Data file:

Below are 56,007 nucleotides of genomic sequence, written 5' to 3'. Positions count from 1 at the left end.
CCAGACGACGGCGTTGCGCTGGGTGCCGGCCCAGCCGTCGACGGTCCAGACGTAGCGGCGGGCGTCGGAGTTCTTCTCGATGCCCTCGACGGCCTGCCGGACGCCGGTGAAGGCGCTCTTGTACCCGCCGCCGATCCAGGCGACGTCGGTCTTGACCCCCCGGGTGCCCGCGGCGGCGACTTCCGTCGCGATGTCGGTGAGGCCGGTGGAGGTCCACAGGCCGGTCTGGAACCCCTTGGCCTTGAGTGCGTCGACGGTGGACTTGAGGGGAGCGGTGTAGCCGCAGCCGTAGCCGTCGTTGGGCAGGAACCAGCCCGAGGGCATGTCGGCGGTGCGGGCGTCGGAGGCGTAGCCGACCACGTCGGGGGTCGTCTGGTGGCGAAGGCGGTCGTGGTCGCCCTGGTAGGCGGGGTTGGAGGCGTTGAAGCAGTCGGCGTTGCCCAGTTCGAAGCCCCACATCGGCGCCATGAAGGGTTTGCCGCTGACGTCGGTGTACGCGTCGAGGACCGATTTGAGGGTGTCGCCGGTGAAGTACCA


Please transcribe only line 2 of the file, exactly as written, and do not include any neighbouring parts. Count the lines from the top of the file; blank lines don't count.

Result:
CCAGACGACGGCGTTGCGCTGGGTGCCGGCCCAGCCGTCGACGGTCCAGACGTAGCGGCGGGCGTCGGAGTTCTTCTCGATGCCCTCGACGGCCTGCCGGACGCCGGTGAAGGCGCTCTTGTACCCGCCGCCGATCCAGGCGACGTCGGTCTTGACCCCCCGGGTGCCCGCGGCGGCGACTTCCGTCGCGATGTCGGTGAGGCCGGTGGAGGTCCACAGGCCGGTCTGGAACCCCTTGGCCTTGAGTGCGTCGACGGTGGACTTGAGGGGAGCGGTGTAGCCGCAGCCGTAGCCGTCGTTGGGCAGGAACCAGCCCGAGGGCATGTCGGCGGTGCGGGCGTCGGAGGCGTAGCCGACCACGTCGGGGGTCGTCTGGTGGCGAAGGCGGTCGTGGTCGCCCTGGTAGGCGGGGTTGGAGGCGTTGAAGCAGTCGGCGTTGCCCAGTTCGAAGCCCCACATCGGCGCCATGAAGGGTTTGCCGCTGACGTCGGTGTACGCGTCGAGGACCGATTTGAGGGTGTCGCCGGTGAAGTACCA